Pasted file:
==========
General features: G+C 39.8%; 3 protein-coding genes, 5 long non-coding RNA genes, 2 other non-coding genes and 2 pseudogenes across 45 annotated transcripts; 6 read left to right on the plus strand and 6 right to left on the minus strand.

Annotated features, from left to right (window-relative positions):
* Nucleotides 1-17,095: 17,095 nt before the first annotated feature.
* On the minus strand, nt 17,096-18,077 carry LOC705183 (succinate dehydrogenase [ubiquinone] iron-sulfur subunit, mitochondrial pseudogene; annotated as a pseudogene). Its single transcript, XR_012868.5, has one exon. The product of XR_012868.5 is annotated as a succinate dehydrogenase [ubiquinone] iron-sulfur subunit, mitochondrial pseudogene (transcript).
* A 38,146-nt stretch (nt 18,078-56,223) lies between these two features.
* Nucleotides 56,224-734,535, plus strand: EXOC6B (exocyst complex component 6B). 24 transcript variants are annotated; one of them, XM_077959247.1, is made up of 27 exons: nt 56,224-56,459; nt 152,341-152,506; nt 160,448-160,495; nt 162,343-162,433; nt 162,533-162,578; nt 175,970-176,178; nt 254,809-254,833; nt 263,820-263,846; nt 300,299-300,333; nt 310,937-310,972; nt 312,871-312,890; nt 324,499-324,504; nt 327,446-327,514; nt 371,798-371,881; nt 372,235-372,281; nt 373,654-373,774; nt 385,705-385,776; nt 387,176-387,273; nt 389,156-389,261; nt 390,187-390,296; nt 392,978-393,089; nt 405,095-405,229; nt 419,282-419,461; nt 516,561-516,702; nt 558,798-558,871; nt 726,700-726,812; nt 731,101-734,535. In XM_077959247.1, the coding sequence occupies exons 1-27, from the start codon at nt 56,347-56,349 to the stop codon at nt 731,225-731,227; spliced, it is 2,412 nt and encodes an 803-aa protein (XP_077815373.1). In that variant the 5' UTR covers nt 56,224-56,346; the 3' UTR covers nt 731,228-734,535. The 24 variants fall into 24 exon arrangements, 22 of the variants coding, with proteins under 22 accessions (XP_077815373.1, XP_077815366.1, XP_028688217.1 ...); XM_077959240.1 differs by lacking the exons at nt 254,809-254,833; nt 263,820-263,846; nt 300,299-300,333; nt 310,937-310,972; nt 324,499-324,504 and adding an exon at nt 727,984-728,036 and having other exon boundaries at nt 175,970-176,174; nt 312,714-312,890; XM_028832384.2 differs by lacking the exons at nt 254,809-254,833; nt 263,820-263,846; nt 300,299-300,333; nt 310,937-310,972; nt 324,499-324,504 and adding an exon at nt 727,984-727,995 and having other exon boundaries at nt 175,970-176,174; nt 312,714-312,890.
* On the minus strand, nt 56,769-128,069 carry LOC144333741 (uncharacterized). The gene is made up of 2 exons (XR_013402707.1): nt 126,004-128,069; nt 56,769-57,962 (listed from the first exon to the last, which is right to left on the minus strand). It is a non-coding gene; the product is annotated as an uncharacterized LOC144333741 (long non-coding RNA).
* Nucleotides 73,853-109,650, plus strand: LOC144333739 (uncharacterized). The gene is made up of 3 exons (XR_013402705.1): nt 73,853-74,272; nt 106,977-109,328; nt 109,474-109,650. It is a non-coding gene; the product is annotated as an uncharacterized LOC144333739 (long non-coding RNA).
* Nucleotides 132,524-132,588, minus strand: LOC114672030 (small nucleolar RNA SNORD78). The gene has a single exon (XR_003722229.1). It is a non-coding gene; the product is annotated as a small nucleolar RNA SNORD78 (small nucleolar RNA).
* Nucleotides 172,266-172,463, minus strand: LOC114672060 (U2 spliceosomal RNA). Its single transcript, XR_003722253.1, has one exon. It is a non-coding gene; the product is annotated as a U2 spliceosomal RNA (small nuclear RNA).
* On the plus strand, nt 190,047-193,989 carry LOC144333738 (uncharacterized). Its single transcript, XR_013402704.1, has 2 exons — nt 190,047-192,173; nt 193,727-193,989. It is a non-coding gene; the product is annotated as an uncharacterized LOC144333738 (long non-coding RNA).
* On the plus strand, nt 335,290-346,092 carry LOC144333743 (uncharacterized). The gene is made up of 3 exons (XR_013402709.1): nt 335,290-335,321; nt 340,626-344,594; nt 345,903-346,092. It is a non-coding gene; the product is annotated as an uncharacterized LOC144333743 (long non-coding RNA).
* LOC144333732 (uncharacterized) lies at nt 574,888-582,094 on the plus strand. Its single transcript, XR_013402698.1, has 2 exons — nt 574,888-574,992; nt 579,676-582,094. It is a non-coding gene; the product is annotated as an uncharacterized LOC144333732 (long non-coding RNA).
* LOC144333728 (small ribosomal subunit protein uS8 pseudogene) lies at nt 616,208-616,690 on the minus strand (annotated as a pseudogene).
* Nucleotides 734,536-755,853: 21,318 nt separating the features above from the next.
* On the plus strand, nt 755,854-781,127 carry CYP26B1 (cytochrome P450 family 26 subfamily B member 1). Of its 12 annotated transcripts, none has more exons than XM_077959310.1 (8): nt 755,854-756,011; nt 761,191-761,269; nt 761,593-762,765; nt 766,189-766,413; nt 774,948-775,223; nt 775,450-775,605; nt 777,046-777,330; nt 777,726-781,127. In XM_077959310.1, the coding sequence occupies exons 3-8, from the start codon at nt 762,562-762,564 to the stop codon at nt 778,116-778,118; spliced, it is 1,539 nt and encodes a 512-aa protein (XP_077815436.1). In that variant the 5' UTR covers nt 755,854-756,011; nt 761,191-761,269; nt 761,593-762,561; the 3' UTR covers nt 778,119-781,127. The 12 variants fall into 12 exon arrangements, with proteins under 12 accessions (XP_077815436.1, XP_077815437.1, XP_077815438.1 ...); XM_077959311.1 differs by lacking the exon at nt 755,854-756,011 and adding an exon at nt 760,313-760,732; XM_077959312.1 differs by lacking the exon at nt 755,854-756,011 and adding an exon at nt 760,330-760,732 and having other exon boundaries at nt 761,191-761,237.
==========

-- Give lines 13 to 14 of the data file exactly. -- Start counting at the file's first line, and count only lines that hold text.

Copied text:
* LOC144333732 (uncharacterized) lies at nt 574,888-582,094 on the plus strand. Its single transcript, XR_013402698.1, has 2 exons — nt 574,888-574,992; nt 579,676-582,094. It is a non-coding gene; the product is annotated as an uncharacterized LOC144333732 (long non-coding RNA).
* LOC144333728 (small ribosomal subunit protein uS8 pseudogene) lies at nt 616,208-616,690 on the minus strand (annotated as a pseudogene).